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WIREs Nanomed Nanobiotechnol
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DNA‐based plasmonic nanoarchitectures: from structural design to emerging applications

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Abstract Plasmonic nanoarchitectures refer to the well‐defined groupings of elementary metallic nanoparticle building blocks. Such nanostructures have a plethora of technical applications in diagnostics, energy‐harvesting, and nanophotonic circuits, to name a few. Nevertheless, it remains challenging to construct plasmonic nanoarchitectures at will inexpensively. Bottom‐up self‐assembly is promising to overcome these limitations, but such methods often produce defects and low‐yields. For these purposes, DNA has emerged as a powerful nanomaterial beyond its genetic function in biology to either program or template synthesis of plasmonic nanostructures, or act as a ligand to mediate large‐area self‐assembly. In conjunction with top‐down lithography, DNA‐based strategies can afford excellent control over internal and overall structures of plasmonic nanoarchitectures. In this review, we outline the representative methodologies for building various well‐defined plasmonic nanoarchitectures and cover their recent exciting applications. WIREs Nanomed Nanobiotechnol 2012, 4:587–604. doi: 10.1002/wnan.1184 This article is categorized under: Diagnostic Tools > Diagnostic Nanodevices Diagnostic Tools > In Vitro Nanoparticle-Based Sensing Nanotechnology Approaches to Biology > Nanoscale Systems in Biology

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Plasmonic nanostructures derived from mono‐DNA and site‐specific DNA conjugates. (a) Schematic and TEM images for 10 nm AuNPs homodimer and 5/10/10 nm AuNPs heterotrimer constructed from mono‐DNA conjugates. (b) Chiral nanostructures built by using DNA‐AuNPs monoconjugats with four different sizes at DNA pyramids tips. (c) Dendrimer‐like nanostructures formed by asymmetric functionalized AuNPs. (d) End, side, and satellite nanostructures formed by AuNPs and Au nanorods after selective modification using DNA. (e) Stepwise surface modification of AuNPs and formation of two‐faced cluster with anisotropic nanostructures.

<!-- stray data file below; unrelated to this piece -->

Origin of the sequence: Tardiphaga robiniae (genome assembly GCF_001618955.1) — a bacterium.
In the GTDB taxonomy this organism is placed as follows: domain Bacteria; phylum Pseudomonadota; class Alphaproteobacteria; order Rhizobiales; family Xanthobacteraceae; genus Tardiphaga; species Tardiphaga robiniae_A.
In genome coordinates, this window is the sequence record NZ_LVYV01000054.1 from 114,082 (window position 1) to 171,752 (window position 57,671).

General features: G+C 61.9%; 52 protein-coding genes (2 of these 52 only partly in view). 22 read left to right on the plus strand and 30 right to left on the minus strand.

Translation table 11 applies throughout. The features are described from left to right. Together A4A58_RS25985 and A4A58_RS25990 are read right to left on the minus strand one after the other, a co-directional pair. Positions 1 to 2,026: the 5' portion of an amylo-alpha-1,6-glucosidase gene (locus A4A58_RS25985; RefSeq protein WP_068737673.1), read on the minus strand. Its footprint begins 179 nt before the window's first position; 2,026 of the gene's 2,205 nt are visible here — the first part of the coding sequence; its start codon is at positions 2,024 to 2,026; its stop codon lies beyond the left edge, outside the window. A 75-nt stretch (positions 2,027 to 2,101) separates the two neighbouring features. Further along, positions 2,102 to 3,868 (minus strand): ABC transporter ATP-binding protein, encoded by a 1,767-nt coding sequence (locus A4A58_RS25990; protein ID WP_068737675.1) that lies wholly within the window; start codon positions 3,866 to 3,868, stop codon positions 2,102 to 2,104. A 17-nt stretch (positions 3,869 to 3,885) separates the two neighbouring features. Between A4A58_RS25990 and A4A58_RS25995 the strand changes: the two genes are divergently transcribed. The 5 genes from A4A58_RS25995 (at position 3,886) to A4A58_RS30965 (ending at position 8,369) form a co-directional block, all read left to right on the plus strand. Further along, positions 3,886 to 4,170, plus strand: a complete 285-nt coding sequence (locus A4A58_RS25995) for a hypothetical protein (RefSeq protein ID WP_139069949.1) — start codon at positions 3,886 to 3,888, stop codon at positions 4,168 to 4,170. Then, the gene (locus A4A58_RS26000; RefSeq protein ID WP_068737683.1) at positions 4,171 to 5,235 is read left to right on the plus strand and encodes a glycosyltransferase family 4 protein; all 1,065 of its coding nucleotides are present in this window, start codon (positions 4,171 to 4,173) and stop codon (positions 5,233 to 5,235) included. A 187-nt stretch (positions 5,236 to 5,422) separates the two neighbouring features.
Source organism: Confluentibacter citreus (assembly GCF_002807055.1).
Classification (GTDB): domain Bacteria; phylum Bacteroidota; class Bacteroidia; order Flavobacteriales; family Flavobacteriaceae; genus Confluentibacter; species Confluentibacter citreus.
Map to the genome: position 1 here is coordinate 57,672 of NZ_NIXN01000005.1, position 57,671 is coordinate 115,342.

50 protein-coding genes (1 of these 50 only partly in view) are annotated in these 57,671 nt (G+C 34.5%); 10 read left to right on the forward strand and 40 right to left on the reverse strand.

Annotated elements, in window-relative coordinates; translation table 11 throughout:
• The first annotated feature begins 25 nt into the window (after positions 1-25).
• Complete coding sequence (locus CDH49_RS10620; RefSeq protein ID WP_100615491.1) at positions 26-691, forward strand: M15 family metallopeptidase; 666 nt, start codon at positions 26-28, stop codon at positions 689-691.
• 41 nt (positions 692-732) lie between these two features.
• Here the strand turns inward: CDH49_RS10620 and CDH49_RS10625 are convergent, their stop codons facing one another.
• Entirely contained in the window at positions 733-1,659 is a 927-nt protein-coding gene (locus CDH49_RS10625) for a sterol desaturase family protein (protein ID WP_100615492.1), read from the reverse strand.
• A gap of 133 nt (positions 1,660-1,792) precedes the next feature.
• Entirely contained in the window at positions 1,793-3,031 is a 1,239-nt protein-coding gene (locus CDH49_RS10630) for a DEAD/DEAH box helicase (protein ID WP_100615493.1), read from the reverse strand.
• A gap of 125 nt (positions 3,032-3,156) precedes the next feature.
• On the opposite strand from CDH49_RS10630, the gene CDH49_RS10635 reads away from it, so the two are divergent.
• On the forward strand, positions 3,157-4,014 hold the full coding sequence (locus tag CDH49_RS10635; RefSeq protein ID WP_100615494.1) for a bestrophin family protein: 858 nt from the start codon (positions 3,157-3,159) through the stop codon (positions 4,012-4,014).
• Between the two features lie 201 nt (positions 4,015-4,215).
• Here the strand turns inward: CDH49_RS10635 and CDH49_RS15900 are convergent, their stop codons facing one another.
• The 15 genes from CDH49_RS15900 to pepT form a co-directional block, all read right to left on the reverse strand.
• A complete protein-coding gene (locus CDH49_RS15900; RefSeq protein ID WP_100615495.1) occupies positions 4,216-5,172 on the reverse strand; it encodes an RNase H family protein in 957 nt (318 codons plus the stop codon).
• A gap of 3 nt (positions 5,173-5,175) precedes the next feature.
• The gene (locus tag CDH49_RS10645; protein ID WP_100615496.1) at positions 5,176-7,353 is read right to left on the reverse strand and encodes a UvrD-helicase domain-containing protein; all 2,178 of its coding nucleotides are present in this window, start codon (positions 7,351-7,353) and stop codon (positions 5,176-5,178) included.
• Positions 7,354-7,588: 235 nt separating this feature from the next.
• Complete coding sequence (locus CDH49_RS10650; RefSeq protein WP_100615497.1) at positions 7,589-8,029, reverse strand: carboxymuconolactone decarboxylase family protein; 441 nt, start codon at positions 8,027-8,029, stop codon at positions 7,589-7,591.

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Applications of DNA‐based plasmonic nanostructures. (a) Colorimetric DNA detection method using DNA‐functionalized particles as probes and the complementary DNA strands as target molecules. (b) Plasmon ruler used in the detection of the hybridization of complementary DNA to the ssDNA linkers. After hybridization, the particles were pushed apart due to the more rigid nature of dsDNA than ssDNA, which resulted in a blue‐shift of ∼2.1 nm measured by monitoring the spectrum of single AuNPs dimer. (c) SERS‐active Au–Ag core–shell nanodumbbells assembled by DNA hybridization. In this nanostructure, a single Raman‐active Cy3 dye molecule is located in the gap of this heterodimer, followed by Ag shells deposition on the surface of the dimeric nanodumbbell. Left figure shows Raman spectra taken from Cy3‐modified oligonucleotides (red line) and Cy3‐free oligonucleotides (black line) in NaCl‐aggregated silver colloids.